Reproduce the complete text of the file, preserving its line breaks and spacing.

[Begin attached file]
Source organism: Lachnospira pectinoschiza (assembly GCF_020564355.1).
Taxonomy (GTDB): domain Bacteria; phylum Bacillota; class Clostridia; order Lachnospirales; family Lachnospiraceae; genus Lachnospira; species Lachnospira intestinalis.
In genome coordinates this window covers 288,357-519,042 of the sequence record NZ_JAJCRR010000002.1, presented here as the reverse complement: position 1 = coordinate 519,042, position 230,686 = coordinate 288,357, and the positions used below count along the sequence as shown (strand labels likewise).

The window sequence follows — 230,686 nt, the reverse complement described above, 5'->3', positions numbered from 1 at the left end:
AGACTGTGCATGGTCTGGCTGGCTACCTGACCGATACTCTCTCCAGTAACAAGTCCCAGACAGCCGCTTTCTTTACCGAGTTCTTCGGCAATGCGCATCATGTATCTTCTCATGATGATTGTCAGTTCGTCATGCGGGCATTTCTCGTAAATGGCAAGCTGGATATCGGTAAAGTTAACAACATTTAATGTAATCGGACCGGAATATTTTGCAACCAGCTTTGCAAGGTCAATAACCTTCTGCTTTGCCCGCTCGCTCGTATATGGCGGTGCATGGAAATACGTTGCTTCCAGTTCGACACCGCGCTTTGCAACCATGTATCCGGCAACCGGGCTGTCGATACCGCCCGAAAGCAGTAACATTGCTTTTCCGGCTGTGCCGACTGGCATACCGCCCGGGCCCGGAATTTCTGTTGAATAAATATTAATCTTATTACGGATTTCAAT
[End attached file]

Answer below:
Source organism: Lachnospira pectinoschiza (assembly GCF_020564355.1).
Taxonomy (GTDB): domain Bacteria; phylum Bacillota; class Clostridia; order Lachnospirales; family Lachnospiraceae; genus Lachnospira; species Lachnospira intestinalis.
In genome coordinates this window covers 288,357-519,042 of the sequence record NZ_JAJCRR010000002.1, presented here as the reverse complement: position 1 = coordinate 519,042, position 230,686 = coordinate 288,357, and the positions used below count along the sequence as shown (strand labels likewise).

The window sequence follows — 230,686 nt, the reverse complement described above, 5'->3', positions numbered from 1 at the left end:
AGACTGTGCATGGTCTGGCTGGCTACCTGACCGATACTCTCTCCAGTAACAAGTCCCAGACAGCCGCTTTCTTTACCGAGTTCTTCGGCAATGCGCATCATGTATCTTCTCATGATGATTGTCAGTTCGTCATGCGGGCATTTCTCGTAAATGGCAAGCTGGATATCGGTAAAGTTAACAACATTTAATGTAATCGGACCGGAATATTTTGCAACCAGCTTTGCAAGGTCAATAACCTTCTGCTTTGCCCGCTCGCTCGTATATGGCGGTGCATGGAAATACGTTGCTTCCAGTTCGACACCGCGCTTTGCAACCATGTATCCGGCAACCGGGCTGTCGATACCGCCCGAAAGCAGTAACATTGCTTTTCCGGCTGTGCCGACTGGCATACCGCCCGGGCCCGGAATTTCTGTTGAATAAATATTAATCTTATTACGGATTTCAAT